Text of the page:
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  • Steve Krenz
    Steve Krenz

    Creating a Practice Space for Maximum Improvement

    Ahhh… your practice space – the place where learning gets done. 

    You can dread and avoid your practice room like a prison...

    Or you can savor your time there as a sanctuary away from the demands of life – a refuge to get away from the stresses of the day and focus on what YOU want to do and be.

    Make the physical environment around you as helpful as possible in helping you become a better musician. 

    Let’s learn what items should be around to help you learn.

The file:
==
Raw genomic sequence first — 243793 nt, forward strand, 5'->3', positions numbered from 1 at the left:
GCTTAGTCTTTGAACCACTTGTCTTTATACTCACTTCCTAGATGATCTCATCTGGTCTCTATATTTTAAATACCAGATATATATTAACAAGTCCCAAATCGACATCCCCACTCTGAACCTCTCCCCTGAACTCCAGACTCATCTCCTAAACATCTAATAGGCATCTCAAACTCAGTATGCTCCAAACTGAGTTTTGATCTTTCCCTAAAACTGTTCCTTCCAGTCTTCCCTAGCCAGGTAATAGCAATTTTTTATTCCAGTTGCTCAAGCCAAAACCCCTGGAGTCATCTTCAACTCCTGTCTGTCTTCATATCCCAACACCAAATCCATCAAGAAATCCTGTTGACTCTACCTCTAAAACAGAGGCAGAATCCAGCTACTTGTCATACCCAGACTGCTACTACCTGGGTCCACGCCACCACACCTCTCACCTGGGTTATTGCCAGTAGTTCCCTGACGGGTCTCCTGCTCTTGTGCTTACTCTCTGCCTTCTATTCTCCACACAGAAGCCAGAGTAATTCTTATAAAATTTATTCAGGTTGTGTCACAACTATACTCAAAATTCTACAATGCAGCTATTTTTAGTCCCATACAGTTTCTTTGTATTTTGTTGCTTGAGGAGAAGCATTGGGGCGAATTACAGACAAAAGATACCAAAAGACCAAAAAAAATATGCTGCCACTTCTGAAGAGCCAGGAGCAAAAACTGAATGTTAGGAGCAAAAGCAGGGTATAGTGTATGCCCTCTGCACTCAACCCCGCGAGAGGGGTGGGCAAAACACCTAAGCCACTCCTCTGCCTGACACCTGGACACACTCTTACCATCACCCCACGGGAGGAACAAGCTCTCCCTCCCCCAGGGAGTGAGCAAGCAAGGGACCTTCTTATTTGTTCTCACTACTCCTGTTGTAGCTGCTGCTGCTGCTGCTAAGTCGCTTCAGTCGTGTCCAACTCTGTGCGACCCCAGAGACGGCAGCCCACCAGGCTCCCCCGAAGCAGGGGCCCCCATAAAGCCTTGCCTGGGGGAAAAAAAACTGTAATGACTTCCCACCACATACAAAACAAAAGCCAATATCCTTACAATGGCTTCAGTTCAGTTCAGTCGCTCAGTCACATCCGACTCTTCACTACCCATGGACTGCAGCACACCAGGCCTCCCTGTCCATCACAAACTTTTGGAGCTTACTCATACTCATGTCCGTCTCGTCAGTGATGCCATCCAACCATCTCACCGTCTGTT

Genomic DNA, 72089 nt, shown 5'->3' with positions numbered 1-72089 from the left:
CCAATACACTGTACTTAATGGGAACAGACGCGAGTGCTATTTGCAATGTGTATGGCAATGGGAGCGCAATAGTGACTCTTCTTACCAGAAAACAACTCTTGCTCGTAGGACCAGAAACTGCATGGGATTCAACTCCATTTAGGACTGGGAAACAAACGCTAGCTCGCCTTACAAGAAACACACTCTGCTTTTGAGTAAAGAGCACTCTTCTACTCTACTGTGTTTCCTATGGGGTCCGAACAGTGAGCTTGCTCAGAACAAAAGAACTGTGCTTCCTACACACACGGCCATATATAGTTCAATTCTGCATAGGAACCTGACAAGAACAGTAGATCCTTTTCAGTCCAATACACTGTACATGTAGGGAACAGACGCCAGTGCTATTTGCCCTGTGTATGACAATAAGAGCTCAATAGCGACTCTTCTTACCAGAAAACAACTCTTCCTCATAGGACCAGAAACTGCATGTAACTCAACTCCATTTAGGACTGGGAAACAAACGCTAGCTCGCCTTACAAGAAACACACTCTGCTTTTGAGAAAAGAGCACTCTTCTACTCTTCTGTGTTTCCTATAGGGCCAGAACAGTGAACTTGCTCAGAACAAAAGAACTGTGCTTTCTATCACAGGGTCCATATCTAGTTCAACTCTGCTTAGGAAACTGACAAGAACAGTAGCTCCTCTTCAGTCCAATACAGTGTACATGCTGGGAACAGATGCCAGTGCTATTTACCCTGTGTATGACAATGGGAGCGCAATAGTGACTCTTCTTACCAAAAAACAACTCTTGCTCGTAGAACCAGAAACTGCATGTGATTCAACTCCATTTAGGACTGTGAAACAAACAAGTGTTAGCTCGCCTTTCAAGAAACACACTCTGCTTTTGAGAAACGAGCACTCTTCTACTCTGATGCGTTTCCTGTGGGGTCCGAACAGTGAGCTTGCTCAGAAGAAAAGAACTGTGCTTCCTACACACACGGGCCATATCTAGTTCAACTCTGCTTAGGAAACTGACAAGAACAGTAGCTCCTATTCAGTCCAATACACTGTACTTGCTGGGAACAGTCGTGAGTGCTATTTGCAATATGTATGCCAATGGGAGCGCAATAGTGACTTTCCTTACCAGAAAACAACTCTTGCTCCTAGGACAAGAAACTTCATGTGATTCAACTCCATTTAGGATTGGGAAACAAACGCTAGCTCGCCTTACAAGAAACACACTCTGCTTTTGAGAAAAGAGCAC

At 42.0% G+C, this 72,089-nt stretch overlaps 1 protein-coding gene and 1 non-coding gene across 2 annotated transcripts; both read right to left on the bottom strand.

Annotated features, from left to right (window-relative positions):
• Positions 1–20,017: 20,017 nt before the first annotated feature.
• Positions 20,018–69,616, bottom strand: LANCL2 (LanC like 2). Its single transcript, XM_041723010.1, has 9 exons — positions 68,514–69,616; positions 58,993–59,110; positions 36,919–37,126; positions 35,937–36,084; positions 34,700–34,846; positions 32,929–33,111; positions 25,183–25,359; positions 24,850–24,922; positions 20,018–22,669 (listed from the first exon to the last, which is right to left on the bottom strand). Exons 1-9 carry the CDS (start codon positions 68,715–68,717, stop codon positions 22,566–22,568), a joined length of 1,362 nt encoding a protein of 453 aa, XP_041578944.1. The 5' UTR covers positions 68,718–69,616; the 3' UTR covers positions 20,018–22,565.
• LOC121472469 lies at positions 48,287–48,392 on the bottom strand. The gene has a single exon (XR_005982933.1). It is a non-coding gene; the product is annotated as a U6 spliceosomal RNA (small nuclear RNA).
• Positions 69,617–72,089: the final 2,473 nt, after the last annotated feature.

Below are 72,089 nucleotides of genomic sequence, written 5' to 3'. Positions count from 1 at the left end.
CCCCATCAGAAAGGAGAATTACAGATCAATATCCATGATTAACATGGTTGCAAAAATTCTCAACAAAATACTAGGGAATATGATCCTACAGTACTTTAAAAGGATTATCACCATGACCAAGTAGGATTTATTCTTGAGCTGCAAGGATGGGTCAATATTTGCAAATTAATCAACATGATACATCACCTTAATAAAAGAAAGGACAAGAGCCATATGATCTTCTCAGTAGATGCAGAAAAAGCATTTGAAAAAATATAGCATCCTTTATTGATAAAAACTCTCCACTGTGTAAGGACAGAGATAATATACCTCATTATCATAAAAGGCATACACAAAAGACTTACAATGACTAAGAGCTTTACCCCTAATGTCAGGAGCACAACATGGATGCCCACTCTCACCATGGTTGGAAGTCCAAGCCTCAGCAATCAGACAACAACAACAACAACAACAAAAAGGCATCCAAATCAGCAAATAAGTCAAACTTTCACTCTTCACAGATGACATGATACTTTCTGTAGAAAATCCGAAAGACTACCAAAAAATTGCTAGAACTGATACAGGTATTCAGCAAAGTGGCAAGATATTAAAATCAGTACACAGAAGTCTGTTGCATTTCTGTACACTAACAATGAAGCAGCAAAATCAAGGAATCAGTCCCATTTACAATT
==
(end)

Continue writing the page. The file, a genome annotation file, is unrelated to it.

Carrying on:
Music Stand  A solid place to hold all of your learning materials.                    

    Get a good, solid, metal stand.  Avoid the inexpensive, fold up portable wire ones which can’t hold much weight and will inevitably bend and break when you trip over them.

    For day-to-day use in one location, get a solid metal stand like this... MUSIC STAND.

    If you need something portable to get to jam sessions or other playing situations, here is the best portable music stand I’ve found...  PORTABLE MUSIC STAND

    Metronome   The best tool for measuring and improving your rhythm.

    There are many options for metronomes from a basic “tick-tock” type to those sounding complex multi meters.

    All you need is a basic metronome. (More is not better when talking metronomes.)

    Avoid the ones that give a “beep” sound and choose one that gives a “tock” sound. For a good mechanical metronome, this one works great…  METRONOME